Tuesday, February 5, 2019
This industry action on insurance was recommended by Prof. Marci Hamilton in one of the earliest legal analyses of the #MeToo movement and how to redress the problem. See Blog, Systemic Solutions for Sexual Harassment Legislation and Insurance Industry Change (Nov. 2017)
Sixteen months into #MeToo, companies seeking sexual harassment insurance are facing intense scrutiny from insurers — a trend that could put pressure on firms to institute organizational change.
A recent report, authored by an insurance industry consultant, reveals new measures that insurers are taking to mitigate the risks of writing harassment policies, including decisions to exclude entire industries from their portfolios.
The increased vigilance comes as harassment complaints filed with the U.S. Equal Employment Opportunity Commission are on the rise, perhaps sparked by the wave of #MeToo revelations. The EEOC received 7,609 sexual harassment charges in its 2018 fiscal year, up nearly 14 percent from 2017. These numbers don’t include an unknown number of complaints settled by victims who never contacted the federal regulator.
Ten of the 32 insurance companies polled by Richard S. Betterley, publisher of the Betterley Report, said they were not underwriting the legal industry. Financial firms, including brokers, investment banks, and venture capital operations landed on the prohibited lists of eight insurers. Seven insurers said they’d blacklisted companies in the entertainment industry. Betterley shared a copy of his report, completed in December, exclusively with The Intercept and Type Investigations.
Betterley reached out to the biggest companies offering what is called “employment practices liability insurance,” or EPLI, which covers sexual harassment, sex discrimination, and other employee claims. Among the companies responding to Betterley’s survey were AIG, Chubb, The Hartford, and Travelers.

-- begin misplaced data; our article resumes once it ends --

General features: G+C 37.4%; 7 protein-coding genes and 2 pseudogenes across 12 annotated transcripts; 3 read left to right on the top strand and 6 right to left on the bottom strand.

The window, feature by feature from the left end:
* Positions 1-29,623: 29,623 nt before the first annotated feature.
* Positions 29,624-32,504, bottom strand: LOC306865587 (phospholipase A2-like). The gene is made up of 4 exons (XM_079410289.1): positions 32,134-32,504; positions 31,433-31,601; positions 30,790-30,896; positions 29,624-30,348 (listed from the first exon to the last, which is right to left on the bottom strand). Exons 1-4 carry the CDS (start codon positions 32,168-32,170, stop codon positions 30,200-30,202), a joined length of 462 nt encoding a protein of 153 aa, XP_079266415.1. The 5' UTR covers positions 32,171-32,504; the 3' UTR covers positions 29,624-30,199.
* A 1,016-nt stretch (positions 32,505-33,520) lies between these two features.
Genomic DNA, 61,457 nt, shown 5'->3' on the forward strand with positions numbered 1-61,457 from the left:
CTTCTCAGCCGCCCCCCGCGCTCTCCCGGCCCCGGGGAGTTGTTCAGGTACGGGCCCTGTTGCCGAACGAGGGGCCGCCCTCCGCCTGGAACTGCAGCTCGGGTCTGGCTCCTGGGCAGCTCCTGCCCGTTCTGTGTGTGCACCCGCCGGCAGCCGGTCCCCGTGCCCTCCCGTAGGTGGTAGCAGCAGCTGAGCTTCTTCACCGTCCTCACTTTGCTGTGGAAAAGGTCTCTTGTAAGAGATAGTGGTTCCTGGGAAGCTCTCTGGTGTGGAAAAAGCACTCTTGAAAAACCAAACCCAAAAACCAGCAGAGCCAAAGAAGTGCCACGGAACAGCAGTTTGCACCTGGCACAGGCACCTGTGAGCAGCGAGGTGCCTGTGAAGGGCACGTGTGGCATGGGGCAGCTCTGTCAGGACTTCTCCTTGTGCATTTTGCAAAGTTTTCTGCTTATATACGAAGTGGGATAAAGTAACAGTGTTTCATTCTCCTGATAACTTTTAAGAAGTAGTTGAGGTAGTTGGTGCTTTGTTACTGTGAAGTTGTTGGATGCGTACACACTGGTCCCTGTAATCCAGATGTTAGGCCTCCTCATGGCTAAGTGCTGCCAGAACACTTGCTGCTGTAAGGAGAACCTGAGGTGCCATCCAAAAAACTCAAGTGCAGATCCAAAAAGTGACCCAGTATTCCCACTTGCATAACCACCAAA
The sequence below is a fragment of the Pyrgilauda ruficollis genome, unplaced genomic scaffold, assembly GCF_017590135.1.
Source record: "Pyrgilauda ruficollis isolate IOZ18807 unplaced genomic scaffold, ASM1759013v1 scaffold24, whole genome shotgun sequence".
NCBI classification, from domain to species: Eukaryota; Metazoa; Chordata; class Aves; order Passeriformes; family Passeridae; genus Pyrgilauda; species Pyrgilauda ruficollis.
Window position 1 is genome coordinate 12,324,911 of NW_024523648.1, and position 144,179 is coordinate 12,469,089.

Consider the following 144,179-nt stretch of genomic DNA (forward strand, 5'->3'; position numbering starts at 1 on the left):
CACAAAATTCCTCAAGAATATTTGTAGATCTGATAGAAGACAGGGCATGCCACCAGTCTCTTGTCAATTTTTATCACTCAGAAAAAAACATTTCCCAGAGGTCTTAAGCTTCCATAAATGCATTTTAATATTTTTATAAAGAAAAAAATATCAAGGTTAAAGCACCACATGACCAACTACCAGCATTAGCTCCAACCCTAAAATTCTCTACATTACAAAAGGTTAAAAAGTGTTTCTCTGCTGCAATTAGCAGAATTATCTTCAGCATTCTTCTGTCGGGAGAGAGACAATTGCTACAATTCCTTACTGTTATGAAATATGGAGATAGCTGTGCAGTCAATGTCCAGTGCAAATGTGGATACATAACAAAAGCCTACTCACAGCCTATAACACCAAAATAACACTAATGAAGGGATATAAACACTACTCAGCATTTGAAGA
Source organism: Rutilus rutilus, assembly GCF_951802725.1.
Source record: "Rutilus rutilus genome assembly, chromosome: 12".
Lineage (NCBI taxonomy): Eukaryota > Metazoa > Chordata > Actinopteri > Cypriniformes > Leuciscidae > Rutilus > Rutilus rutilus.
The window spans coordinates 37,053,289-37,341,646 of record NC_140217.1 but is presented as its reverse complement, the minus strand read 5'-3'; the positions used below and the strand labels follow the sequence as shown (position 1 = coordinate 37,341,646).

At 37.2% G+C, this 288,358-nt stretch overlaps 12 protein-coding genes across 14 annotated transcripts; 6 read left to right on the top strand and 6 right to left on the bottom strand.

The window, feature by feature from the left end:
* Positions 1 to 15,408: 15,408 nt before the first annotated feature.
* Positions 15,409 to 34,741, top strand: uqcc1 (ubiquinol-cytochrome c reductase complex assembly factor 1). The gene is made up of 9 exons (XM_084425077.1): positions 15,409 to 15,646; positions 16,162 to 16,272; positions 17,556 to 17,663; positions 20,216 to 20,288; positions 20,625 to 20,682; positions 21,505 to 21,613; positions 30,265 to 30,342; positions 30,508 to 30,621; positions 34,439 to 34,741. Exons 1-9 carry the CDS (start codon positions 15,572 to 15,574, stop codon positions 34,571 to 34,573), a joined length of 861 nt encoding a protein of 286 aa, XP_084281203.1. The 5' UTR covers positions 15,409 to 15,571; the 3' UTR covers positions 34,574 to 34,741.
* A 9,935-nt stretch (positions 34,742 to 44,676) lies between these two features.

EPLI insurers christen their products with names like “ForceField” and “Employment Edge” and sometimes market their wares with #MeToo paranoia in mind. A blogger at a Manhattan insurance brokerage asks readers, “Is your industry a snake pit for sexual harassment claims?” At Nationwide, a webpage devoted to EPLI insurance warns that “a business is more likely to have an employment claim than experience a fire.” To attract clients for their expensive policies, which can demand seven-figure premiums for large firms, some insurers offer extras, such as free consultations with an outside law firm and sample employee handbooks.
Betterley said in an interview that, with dozens of insurers offering EPLI policies, being blocked by some major providers doesn’t mean that companies in frowned-upon industries can’t get insurance at all. But it could now mean agreeing to higher premiums and deductibles and demonstrating that their problems “are under control and have been addressed,” he said.
For example, a problem company might have to show that it had set up a confidential outside service for employees to report complaints anonymously, Betterley said. Or that the company had circulated anti-harassment policies and set up sexual harassment compliance programs. A large employer with a history of harassment complaints might see a deductible soar from $1 million to $5 million, he said.
Companies with high-profile executives, big-name stars, or iffy corporate cultures are getting increased scrutiny, several insurers who participated in the survey told Betterley. One insurer said it had become more cautious about underwriting “any account with celebrity involvement.” Another said it was taking a more in-depth look at companies’ track records on pay equity.
When Betterley began tracking the insurance market for sexual harassment and other employee claims in 1991, he said, there were only five companies in the business. “But EPLI really got big after Anita Hill testified in the Clarence Thomas hearings, when insurance companies saw a business opportunity,” said Paula Brantner, senior adviser to Workplace Fairness, a nonprofit organization that advocates for workers’ rights.